In constipated children, the fermented dairy product containing B lactis strain DN-173 010 did increase stool frequency, but this increase was comparable in the control group. There is currently not sufficient evidence to recommend fermented dairy products containing B lactis strain DN-173 010 in this category of patients. Future studies should focus on whether a longer period of probiotic products is more effective in children who have a short history of constipation.

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    • "Bu et al. [17], showed that the use of Lactobacillus rhamnosus Lce35 increased evacuation frequency, however, there was no difference when compared to children who took oral laxatives. Two other studies [18,19] showed no evidence of improvement with constipated children using probiotics. "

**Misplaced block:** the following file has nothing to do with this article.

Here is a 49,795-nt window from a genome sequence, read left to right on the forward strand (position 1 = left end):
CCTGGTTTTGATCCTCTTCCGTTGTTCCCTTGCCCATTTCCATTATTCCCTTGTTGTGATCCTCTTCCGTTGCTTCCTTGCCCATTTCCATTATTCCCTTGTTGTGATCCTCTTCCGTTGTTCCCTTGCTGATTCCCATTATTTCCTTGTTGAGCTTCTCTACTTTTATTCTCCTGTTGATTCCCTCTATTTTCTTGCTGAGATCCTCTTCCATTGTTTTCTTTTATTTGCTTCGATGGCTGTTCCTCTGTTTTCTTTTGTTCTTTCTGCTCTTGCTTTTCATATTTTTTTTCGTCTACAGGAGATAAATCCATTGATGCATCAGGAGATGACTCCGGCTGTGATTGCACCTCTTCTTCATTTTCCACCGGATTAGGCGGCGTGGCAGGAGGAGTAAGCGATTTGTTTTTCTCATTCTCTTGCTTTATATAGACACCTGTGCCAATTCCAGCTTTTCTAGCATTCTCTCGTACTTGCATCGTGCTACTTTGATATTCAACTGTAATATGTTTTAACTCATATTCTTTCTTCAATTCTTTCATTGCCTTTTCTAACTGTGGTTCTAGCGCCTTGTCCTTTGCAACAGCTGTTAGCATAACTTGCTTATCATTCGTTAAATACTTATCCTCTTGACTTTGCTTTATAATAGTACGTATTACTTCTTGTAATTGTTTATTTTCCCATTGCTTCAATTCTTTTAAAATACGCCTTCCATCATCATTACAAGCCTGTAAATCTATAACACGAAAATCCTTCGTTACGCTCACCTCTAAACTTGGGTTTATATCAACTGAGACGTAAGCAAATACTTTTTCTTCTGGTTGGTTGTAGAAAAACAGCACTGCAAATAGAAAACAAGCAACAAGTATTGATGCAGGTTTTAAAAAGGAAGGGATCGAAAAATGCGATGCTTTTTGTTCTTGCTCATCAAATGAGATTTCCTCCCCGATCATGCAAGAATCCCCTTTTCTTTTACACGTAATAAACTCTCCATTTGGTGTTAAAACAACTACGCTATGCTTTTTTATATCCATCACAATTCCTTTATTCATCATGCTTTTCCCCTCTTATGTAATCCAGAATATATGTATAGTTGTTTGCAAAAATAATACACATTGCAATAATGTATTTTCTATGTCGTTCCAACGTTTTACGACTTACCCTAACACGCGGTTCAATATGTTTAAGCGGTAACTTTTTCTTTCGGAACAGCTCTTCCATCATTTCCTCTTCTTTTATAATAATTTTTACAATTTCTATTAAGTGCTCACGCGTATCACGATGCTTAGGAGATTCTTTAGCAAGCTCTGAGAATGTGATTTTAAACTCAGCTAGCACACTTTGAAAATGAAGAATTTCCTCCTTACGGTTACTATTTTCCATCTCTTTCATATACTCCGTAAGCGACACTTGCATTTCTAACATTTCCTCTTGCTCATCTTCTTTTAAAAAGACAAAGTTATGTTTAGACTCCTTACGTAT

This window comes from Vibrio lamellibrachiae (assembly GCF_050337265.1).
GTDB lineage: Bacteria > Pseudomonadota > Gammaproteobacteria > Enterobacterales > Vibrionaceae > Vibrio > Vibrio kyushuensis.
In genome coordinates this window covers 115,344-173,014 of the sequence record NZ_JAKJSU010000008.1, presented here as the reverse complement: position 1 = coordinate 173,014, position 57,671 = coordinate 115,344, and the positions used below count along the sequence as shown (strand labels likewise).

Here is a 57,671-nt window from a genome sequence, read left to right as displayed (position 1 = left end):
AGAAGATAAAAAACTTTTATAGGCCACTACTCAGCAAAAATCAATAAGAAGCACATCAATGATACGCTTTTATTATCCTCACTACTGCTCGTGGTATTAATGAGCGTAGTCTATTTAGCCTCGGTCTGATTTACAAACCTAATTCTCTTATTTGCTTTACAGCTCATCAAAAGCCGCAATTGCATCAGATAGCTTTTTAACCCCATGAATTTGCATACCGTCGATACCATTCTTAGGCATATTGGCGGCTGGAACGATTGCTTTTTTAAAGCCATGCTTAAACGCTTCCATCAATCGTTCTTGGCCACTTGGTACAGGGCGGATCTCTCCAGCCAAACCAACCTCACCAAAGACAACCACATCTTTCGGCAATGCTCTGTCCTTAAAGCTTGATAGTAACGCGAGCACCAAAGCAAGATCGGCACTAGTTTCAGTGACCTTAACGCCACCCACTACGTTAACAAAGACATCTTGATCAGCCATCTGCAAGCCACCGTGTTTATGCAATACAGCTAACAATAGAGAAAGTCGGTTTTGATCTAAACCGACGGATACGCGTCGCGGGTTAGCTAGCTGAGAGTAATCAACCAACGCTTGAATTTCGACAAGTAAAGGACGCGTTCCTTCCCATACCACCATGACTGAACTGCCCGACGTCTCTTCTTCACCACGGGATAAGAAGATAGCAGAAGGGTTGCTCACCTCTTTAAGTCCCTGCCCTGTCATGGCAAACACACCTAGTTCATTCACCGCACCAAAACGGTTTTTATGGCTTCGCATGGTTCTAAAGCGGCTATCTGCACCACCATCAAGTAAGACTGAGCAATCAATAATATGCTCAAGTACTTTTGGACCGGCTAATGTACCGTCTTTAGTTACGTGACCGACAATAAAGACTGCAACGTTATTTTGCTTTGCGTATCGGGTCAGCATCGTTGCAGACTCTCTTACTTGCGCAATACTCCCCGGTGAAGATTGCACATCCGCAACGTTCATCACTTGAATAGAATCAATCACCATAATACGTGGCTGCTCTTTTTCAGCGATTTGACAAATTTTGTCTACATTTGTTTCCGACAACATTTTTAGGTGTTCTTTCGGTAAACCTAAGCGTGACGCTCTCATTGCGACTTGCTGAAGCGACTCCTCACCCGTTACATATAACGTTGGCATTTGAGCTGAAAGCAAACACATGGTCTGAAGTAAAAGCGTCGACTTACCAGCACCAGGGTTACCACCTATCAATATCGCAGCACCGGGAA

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    ABSTRACT: Background Constipation is a frequent complaint and the combination of a prebiotic and probiotics could have a potentially synergic effect on the intestinal transit. The present study therefore aims to investigate the combination of polydextrose (Litesse®), L. acidophilus NCFM® and B. lactis HN019 in a yogurt on intestinal transit in subjects who suffer from constipation. Methods Patients with constipation were randomly divided into two groups, Control Group (CG) and Treatment Group (TG), and had to eat 180 ml of unflavored yogurt every morning for 14 days. Those in the CG received only yogurt, while the TG received yogurt containing polydextrose, L. acidophilus NCFM® (ATCC 700396) and B. lactis HN019 (AGAL NM97/09513). Results Favourable clinical response was assessed since Agachan score had a significant reduction at the end of the study in both groups and tended to be better in the TG. The subjects in the treatment group also had a shorter transit time at the end of the intervention compared to the control group (p = 0.01). Conclusion The product containing yogurt with polydextrose, B. lactis HN019 and L. acidophilus NCFM® significantly shortened colonic transit time after two weeks in the TG compared to CG and may be an option for treatment of constipation.